posted by sweetkid at 7:20 PM on March 1, 2013 [1 favorite]

You asked for anecdotes. Ideas? Well, I'm so not a therapist (and I'm on board w/ everyone saying you should speak with one), and. also, I'm pressed for time. But, I have a couple of thoughts that hopefully are not "BAD" ideas.

What helped me at a time when all sh*t hit the fan. Having a mantra or two. Telling myself that my craziness is just a behavioral response and I "don't have to act crazy." That was my mantra. I'd say to myself (putting emphasis on different words as I muttered it repeatedly to myself): "You don't HAVE to act crazy. YOU don't have to act crazy. You DON'T have to act crazy. YOU don't have to..." "ACT" "CRAZY." You get the idea.

It had crossed my mind that I would only have freakouts in private. So, if I pictured a friend, my boss, a child... someone... sitting next to me, I knew I would be able to pull it together not to act all cuckoo in front of them. Hence, that particular mantra. But, you might find another little phrase with which to soothe yourself.

Also, owning that you're in a bad way. Knowing it's a transitional phase and that things can only, for god sake, look up. In the meantime, before life improves, taking it easy on myself and knowing that if I'm cranky or sad or otherwise messed up, it's OK. It's normal to not feel all wonderful and great at this particular point in time, and things WILL get better, and I will be nice to myself. And, forgiving. And, I deserve that forgiveness. YOU deserve forgiveness from yourself and from the universe. It's groovy. You'll get there.

Listen to music that is a half step happier than you are. And, maybe increase the happiness factor with each album or each song you listen to. But, don't listen to stuff that will bring you down; that's sadder or more pissed off than you are.

Say no to things you don't want to do. Scrutinize situations and people that surround you and remove yourself from negativity.

Eat breakfast, esp high protein. Eat well. Drink water. Get lots of sleep. Do sh*t that's FUN!!! Round up your real buddies and bend their ears. They understand your pain better than you think they do (we've all gone through stuff).

That's all I've got for now ;-)
And, wear sunscreen.
posted by little_dog_laughing at 7:34 PM on March 1, 2013 [8 favorites]

Checking over your posting history on metafilter, you mentioned a while back that you were taking seroquel. There must have been some reason in the past why you were prescribed that. What happened to you two nights ago might be a more extreme episode of that thing that happened to you in the past. Maybe. Could be something completely different. That's one reason to talk to a therapist; it will take a lot of talking to narrow down all the things it might possibly have been.

It's probably a mistake to try to read up and try to self diagnose, or for us to try to diagnose you. It could have been a lot of things, anything from a perfect storm of stress to a hypomanic episode. For all we know, you might have kuru. In the short term it doesn't matter what the cause was, because the advice we would give you is the same.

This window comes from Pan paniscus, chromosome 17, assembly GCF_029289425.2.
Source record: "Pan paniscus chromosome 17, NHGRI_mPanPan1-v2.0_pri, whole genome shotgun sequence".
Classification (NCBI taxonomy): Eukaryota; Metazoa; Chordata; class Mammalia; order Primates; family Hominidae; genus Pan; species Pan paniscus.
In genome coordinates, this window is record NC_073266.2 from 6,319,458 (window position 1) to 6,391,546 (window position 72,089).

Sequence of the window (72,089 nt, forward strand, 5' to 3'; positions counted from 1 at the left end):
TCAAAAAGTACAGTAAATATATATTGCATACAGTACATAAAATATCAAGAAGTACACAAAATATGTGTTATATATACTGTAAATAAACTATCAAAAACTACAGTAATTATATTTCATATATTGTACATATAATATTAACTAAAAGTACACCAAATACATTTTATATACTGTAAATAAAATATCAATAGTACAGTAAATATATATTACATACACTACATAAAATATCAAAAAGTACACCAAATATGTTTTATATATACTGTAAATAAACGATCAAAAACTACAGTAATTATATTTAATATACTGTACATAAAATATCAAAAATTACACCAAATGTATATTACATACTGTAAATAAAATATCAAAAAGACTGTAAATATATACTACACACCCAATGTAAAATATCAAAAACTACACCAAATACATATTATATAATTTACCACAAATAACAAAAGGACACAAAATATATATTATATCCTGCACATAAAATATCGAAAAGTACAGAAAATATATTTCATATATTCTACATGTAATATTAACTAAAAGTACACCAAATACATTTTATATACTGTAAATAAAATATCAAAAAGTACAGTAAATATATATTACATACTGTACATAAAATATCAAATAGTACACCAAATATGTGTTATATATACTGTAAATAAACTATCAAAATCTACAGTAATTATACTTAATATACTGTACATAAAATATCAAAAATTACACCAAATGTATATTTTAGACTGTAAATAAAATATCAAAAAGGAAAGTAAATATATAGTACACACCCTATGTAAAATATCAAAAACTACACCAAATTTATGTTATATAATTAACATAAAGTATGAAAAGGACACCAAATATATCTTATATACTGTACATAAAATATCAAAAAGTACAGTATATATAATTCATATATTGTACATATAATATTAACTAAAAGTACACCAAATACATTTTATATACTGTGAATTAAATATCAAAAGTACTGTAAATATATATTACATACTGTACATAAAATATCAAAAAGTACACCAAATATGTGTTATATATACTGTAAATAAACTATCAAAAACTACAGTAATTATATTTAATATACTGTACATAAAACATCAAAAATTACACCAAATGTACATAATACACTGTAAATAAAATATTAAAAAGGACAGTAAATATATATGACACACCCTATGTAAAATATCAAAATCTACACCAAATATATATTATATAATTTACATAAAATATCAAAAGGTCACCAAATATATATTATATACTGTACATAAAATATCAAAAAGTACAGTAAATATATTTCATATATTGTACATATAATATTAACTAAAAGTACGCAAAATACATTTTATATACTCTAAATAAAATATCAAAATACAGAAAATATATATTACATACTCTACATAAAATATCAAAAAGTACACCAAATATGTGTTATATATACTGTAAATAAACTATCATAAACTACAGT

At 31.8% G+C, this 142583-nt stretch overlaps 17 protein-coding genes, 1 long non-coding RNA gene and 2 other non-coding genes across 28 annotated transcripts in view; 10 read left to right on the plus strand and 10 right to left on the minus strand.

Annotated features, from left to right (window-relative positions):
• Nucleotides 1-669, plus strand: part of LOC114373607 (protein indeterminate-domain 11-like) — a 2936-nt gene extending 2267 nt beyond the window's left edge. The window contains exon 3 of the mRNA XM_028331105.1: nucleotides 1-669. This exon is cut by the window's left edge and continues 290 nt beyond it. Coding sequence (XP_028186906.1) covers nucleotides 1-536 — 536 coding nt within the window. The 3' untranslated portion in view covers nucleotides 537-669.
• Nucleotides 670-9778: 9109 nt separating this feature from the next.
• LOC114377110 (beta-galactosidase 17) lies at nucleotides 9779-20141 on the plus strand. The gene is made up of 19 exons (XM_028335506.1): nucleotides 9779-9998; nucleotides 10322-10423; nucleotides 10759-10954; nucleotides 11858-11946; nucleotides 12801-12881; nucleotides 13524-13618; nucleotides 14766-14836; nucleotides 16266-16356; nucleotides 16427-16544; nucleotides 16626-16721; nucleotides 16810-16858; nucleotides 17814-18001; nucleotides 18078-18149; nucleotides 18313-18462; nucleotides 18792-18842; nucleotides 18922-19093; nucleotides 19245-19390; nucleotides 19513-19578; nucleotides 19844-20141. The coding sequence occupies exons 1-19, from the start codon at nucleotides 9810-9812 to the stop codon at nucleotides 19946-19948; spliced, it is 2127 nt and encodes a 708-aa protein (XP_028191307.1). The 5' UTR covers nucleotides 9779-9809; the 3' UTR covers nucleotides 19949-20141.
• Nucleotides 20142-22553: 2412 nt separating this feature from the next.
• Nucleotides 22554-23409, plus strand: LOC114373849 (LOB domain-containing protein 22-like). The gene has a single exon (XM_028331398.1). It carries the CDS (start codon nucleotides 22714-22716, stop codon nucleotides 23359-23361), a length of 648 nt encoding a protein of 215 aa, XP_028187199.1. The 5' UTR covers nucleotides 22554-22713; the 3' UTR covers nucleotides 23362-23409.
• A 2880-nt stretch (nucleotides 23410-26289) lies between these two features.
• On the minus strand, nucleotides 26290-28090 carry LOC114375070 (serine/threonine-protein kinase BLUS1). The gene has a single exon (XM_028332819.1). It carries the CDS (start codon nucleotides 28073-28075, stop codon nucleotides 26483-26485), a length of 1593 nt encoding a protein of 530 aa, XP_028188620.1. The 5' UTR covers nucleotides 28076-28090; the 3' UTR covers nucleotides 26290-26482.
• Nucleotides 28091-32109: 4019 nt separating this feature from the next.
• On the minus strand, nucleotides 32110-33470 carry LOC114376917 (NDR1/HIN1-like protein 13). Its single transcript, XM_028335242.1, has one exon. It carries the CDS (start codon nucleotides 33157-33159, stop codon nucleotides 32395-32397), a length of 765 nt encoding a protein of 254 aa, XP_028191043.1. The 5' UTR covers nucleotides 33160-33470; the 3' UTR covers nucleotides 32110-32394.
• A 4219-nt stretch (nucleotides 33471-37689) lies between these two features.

First, eat some take out. Second, phone a friend. Whether or not you talk about this with her is up to you, but I suspect a friendly voice would do some good even if it's just exchanging pleasantries. Third, sleep. SLEEP! Shakespeare called it the balm of hurt minds, and it is. I'm aware that you've had trouble sleeping in the past, but if you can sleep, sleep. Right now it is the most important thing you can do for yourself.

See that therapist as soon as you possibly can.
posted by justsomebodythatyouusedtoknow at 7:37 PM on March 1, 2013

Response by poster: My gosh, these answers are just the opposite of what I was looking for.
But by the fact that you all are agreeing on these two points, that's probably for the best.

I appreciate the answers so far. I'll stop trying to self-diagnose and acting like it's not as big of a deal as it is. And get a therapist...but no promises on the sunscreen little_dog.
posted by trogdole at 7:43 PM on March 1, 2013 [1 favorite]

That must have been so scary.

You are doing all the right things. You are going to be OK.

This sort of thing can happen to otherwise normal people when they're under abnormal stress. You say that you can't afford the TIME for a therapist. That suggests to me that you're under some external pressure. And maybe because of the way you're wired, you're feeling like those external pressures are real and right and true.

Are they?

This is a time to take stock. Was your acting out in response to something that's going on in your life? Can you remove yourself from that? What is one thing you can do to put some distance between you and the thing that's pressuring you? I am an anonymous person on the internet, but I'm telling you that it is OK to bail.

'Reactive stress', that's a term for Google.
posted by (F)utility at 7:44 PM on March 1, 2013 [1 favorite]

Have you been sleeping okay? Sleep deprevation can cause psychotic symptoms, especially if you already have manic or depressive issues.
posted by tamitang at 8:01 PM on March 1, 2013

Can I ask what kind of answers you were looking for or expecting? More experiences or stories?

I've never had a breakdown though I've felt like I was close before. Usually when I've been in bad shape were at night so I could cry it out or what have you, then try to sleep it off. Most things look better, or at least less dire, after sleep.

I think it's helpful to recognize when I feel like I'm struggling that it's just a feeling and feelings are temporary. It's a small, simple thing but important to know that any time I feel bad, it's not going to last forever.
posted by kat518 at 8:23 PM on March 1, 2013